Sunday, December 13, 2015

Camouflage Artist | J. Clinton Shepherd

American artist J. Clinton Shepherd
J[oy] Clinton Shepherd (1888-1975), an American muralist, illustrator and sculptor, is typically referred to as a “pulp artist” because of the illustrations he made for lowbrow publications. There is a biographical article about him on Wikipedia as well as on the website called Field Guide to Wild American Pulp Artists (including work examples). Less widely known is his involvement with camouflage, during both World Wars.

Shepherd was born in Des Moines IA, where his father was a men’s clothing salesman. After graduating from high school in 1906, he enrolled at the University of Missouri in Kansas City. He dropped out in 1909, at which time he and a younger brother traveled to the Northwest, apparently looking for adventure. According to some sources, they ended up living briefly with the Crow Indians.

By 1910, he had returned to the Midwest, where he studied at the Art Institute of Chicago until 1914, and thereafter worked as an artist. Prior to World War I, he served as a bugler in the Illinois National Reserve (despite an apparent hearing defect). After the US entered the war, it appears that he served in the Air Corps from 1917-1919. According to an article by Helen Van Hoy Smith, titled TROOPS, CIVILIANS LEARN CAMOUFLAGE ART, The Miami News (September 13, 1942), it was during his war service that Shepard gained “practical knowledge of it [camouflage].”

In 1919, Shepherd and his artist wife (née Gail English, also a graduate of the Art Institute of Chicago) moved to New York, with the hope that he would flourish as a professional illustrator. During the next decade, he enjoyed considerable success as a magazine illustrator for Collier’s, Saturday Evening Post, Woman’s World, and other newsstand magazines. From 1925 until 1938, he lived in Westport CT, where, following the decline of more prestigious publications, he turned to making a living by painting covers for cheap pulp publications. He also returned to his interest in Western subject matter, and produced a series of bronze sculptures, not unlike those of Frederic Remington.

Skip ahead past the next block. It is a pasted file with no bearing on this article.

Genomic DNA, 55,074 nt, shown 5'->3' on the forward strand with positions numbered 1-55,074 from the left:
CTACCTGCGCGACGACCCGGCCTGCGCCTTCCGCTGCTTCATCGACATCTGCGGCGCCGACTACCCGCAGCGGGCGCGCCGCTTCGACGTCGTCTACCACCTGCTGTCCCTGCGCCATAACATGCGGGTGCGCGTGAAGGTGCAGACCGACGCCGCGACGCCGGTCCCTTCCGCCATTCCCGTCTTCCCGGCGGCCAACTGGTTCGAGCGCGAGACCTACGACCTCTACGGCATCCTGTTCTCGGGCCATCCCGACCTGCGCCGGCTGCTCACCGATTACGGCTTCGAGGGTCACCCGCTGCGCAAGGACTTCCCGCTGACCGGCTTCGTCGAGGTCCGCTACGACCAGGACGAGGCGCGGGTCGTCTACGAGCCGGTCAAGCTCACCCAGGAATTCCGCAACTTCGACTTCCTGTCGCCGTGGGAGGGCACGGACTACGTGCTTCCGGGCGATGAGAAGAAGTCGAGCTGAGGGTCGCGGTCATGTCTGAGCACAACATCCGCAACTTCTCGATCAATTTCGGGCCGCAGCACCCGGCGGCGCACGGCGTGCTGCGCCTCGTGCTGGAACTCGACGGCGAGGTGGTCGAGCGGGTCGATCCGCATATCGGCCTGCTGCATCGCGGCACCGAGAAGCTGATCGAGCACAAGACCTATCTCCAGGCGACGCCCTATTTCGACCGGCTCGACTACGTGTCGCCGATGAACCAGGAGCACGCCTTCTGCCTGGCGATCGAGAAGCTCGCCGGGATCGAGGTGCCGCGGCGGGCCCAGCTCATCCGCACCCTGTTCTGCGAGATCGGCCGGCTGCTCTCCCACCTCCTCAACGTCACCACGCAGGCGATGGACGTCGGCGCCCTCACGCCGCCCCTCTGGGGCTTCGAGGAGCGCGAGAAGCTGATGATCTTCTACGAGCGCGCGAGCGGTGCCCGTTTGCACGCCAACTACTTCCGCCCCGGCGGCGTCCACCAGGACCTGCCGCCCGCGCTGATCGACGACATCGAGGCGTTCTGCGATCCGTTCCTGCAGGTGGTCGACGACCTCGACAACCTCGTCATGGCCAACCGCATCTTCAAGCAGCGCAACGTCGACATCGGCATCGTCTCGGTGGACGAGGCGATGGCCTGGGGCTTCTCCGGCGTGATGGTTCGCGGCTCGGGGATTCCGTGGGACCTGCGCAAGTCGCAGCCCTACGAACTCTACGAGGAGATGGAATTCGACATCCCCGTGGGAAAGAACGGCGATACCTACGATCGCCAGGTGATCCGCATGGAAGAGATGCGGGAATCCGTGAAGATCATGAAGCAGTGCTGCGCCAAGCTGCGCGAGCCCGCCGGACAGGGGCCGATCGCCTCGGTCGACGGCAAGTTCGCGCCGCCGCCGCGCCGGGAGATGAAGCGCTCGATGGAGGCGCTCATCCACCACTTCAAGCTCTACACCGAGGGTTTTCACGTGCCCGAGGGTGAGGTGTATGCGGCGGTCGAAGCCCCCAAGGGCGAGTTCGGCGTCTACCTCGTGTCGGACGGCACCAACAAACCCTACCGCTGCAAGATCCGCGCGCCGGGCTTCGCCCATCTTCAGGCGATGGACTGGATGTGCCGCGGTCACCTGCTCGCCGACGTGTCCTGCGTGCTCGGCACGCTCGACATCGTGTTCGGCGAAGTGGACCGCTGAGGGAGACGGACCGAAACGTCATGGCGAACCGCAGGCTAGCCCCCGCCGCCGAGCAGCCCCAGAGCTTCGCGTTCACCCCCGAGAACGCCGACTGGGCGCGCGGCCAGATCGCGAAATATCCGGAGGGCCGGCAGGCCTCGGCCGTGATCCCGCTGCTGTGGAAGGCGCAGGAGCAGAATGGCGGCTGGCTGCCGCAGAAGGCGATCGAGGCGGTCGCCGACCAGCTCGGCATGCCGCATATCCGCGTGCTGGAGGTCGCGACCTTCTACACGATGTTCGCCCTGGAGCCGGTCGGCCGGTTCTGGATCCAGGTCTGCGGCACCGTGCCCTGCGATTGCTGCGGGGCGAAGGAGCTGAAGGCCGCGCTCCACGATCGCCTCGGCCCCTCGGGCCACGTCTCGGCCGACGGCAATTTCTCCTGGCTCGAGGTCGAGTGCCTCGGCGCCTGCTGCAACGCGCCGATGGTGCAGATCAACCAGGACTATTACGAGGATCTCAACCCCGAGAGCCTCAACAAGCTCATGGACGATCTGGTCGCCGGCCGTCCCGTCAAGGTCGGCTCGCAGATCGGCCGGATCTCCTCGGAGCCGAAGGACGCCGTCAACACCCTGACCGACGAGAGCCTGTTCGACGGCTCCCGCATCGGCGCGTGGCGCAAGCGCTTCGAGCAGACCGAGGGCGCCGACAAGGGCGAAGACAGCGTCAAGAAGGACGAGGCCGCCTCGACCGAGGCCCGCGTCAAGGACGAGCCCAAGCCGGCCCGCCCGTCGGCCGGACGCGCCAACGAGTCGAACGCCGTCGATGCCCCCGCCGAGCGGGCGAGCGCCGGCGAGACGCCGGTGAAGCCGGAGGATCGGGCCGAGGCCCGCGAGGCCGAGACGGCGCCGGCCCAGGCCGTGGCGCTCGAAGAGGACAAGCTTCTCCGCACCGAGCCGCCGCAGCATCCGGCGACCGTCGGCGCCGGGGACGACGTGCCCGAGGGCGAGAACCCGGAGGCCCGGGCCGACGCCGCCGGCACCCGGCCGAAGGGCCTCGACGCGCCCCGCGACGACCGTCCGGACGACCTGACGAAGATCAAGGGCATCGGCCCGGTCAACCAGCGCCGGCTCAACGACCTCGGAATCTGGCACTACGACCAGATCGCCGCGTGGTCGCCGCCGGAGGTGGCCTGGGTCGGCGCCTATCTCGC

J. Clinton Shepherd (left) and Gail Shepherd, completing mural

From 1938, Shepherd lived and worked in Palm Beach FL. There, he taught at Barry College (now Barry University) in Miami, and served as the director of the Norton Gallery School of Art. As is documented in the news article cited earlier (supplemented by two press photographs), during the summer of 1942, he offered a free class for soldiers and civilians on how to design camouflage based on his own WWI military experience and “a working knowledge of camouflage as an artist.” The class consisted of “building and camouflaging a model town but which contains certain military structures.”

The article goes on to say that “Mr. Shepherd accompanied the lessons in camouflage with lectures and drawings. The camouflaged town represented several different methods of camouflage.” He also “called attention to the fact that nature provides the best examples for the camoufleur…Since time immemorial, men in wars have emulated nature in their recourse to camouflage.”

J. Clinton Shepherd, Self-Portrait (1946)

From 1947 until his death in 1975 (at age 86), Shepherd continued to work as a portrait artist and muralist in Palm Beach.